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W.E.B. Du Bois’ The Souls of Black Folk as an Example of the Tragic

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Part of the Analecta Husserliana book series (ANHU, volume 63)

Abstract

In reading Du Bois’ The Souls of Black Folk one reaffirms the tragedy of the black race in America. To say this, however, is truly to say nothing. We do not need to read Du Bois’ text to get a sense of this. Yet, something of value can be gleamed from the assertion. This is the intention of this essay: Specifically, I want to illustrate that Du Bois’ The Souls of Black Folk, through an inquiry into the tragic, ultimately is tragic in that it plays a role in that tradition.

Keywords

Black People Black Race Greek Tragedy Black Belt Greek Culture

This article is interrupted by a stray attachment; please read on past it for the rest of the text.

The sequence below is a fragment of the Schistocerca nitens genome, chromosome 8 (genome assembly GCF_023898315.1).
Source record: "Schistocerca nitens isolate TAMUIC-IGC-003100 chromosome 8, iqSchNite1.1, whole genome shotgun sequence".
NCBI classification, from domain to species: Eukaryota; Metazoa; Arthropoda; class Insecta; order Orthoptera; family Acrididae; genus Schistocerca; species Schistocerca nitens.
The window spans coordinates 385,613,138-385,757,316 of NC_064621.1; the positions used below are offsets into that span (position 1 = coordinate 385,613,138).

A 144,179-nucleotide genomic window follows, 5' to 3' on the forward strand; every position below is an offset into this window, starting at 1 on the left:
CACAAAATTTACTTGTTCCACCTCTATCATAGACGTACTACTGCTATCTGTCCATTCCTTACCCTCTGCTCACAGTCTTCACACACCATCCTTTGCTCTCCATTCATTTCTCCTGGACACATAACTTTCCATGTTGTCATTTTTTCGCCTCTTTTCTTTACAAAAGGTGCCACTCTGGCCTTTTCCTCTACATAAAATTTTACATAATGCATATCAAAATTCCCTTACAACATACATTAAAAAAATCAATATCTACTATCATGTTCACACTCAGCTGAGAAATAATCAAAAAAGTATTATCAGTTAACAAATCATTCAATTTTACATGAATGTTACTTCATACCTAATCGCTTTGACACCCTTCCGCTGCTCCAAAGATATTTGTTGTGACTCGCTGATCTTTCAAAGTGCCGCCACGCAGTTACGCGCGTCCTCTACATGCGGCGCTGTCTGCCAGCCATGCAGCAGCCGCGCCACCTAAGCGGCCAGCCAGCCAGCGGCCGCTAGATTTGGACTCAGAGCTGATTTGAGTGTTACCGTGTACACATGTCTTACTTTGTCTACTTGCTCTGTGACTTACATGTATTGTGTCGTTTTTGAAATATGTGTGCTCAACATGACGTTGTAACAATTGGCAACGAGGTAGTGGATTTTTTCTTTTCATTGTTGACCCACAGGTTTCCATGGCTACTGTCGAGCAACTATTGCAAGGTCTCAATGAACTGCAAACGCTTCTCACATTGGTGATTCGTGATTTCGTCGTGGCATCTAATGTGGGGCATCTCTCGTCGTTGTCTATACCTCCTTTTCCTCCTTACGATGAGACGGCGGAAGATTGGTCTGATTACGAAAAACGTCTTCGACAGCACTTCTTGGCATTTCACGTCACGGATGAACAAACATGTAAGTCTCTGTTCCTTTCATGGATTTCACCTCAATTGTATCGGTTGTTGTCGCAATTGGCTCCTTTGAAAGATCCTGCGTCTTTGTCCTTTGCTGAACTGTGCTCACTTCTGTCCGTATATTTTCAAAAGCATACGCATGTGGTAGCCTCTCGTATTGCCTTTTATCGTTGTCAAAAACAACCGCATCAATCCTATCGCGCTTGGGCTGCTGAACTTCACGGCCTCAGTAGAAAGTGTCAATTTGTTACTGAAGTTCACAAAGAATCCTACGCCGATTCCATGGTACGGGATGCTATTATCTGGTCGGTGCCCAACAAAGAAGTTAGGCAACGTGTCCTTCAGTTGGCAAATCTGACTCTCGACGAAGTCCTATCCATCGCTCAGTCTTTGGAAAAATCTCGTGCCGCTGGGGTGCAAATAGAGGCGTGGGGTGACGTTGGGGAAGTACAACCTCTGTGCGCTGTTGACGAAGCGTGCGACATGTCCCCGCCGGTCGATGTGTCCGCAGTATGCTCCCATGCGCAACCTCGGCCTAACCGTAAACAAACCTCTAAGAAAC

These keywords were added by machine and not by the authors. This process is experimental and the keywords may be updated as the learning algorithm improves.

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Bibliography

  1. Du Bois, W. E. B., The Souls of Black Folk ( New York: Bantam Books, 1989 ).Google Scholar
  2. Ferris, William H., “The Souls of Black Folk: The Book in its Era” in William Andrews, ed., Critical Essays on W. E. B. Du Bois (Boston, 1985 ).Google Scholar
  3. Gadamer, Hans-Georg, Truth and Method (The Seabury Press, 1975 ).Google Scholar
  4. McKeon, Richard, The Complete Works of Aristotle (Random House, 1941 ).Google Scholar
  5. Nietzsche, Friedrich, The Birth of Tragedy & The Genealogy of Morals (Anchor Books, 1956 ).Google Scholar
  6. Rampersand, Arnold, The Art and Imagination of W. E. B. Du Bois (Cambridge, 1976).Google Scholar
  7. Stepto, Robert, From Behind the Veil: A Study of Afro-American Narrative (University of Illinois, 1979 ).Google Scholar

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© Springer Science+Business Media Dordrecht 2000

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